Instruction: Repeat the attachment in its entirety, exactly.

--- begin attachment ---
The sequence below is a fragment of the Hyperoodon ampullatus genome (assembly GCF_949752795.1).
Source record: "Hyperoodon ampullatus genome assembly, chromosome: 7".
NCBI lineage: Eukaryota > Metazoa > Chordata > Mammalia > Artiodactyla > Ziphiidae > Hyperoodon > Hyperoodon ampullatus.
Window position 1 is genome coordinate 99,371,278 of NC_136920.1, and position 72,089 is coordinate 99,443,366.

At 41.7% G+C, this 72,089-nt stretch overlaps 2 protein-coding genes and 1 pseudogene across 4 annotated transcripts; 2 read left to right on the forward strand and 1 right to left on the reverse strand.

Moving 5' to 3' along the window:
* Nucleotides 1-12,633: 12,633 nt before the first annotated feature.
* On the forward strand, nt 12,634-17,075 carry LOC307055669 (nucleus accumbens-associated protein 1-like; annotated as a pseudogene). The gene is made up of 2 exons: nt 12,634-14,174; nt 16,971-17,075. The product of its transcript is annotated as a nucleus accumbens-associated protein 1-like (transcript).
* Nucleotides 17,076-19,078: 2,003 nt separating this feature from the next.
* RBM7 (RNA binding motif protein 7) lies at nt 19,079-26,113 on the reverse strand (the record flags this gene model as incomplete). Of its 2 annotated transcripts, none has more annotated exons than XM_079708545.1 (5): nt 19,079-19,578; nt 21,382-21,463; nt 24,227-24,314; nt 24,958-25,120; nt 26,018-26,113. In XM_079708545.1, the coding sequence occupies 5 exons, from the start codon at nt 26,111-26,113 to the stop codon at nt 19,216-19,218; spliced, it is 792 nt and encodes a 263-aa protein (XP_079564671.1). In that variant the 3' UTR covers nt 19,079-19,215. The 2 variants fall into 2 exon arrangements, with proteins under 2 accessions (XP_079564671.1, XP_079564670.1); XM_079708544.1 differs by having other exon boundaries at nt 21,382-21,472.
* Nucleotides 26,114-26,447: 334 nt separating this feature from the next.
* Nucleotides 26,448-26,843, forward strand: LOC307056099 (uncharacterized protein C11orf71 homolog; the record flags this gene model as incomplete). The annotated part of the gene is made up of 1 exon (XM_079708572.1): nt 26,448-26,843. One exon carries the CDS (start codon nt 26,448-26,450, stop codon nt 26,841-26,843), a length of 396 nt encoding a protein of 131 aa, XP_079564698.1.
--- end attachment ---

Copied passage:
The sequence below is a fragment of the Hyperoodon ampullatus genome (assembly GCF_949752795.1).
Source record: "Hyperoodon ampullatus genome assembly, chromosome: 7".
NCBI lineage: Eukaryota > Metazoa > Chordata > Mammalia > Artiodactyla > Ziphiidae > Hyperoodon > Hyperoodon ampullatus.
Window position 1 is genome coordinate 99,371,278 of NC_136920.1, and position 72,089 is coordinate 99,443,366.

At 41.7% G+C, this 72,089-nt stretch overlaps 2 protein-coding genes and 1 pseudogene across 4 annotated transcripts; 2 read left to right on the forward strand and 1 right to left on the reverse strand.

Moving 5' to 3' along the window:
* Nucleotides 1-12,633: 12,633 nt before the first annotated feature.
* On the forward strand, nt 12,634-17,075 carry LOC307055669 (nucleus accumbens-associated protein 1-like; annotated as a pseudogene). The gene is made up of 2 exons: nt 12,634-14,174; nt 16,971-17,075. The product of its transcript is annotated as a nucleus accumbens-associated protein 1-like (transcript).
* Nucleotides 17,076-19,078: 2,003 nt separating this feature from the next.
* RBM7 (RNA binding motif protein 7) lies at nt 19,079-26,113 on the reverse strand (the record flags this gene model as incomplete). Of its 2 annotated transcripts, none has more annotated exons than XM_079708545.1 (5): nt 19,079-19,578; nt 21,382-21,463; nt 24,227-24,314; nt 24,958-25,120; nt 26,018-26,113. In XM_079708545.1, the coding sequence occupies 5 exons, from the start codon at nt 26,111-26,113 to the stop codon at nt 19,216-19,218; spliced, it is 792 nt and encodes a 263-aa protein (XP_079564671.1). In that variant the 3' UTR covers nt 19,079-19,215. The 2 variants fall into 2 exon arrangements, with proteins under 2 accessions (XP_079564671.1, XP_079564670.1); XM_079708544.1 differs by having other exon boundaries at nt 21,382-21,472.
* Nucleotides 26,114-26,447: 334 nt separating this feature from the next.
* Nucleotides 26,448-26,843, forward strand: LOC307056099 (uncharacterized protein C11orf71 homolog; the record flags this gene model as incomplete). The annotated part of the gene is made up of 1 exon (XM_079708572.1): nt 26,448-26,843. One exon carries the CDS (start codon nt 26,448-26,450, stop codon nt 26,841-26,843), a length of 396 nt encoding a protein of 131 aa, XP_079564698.1.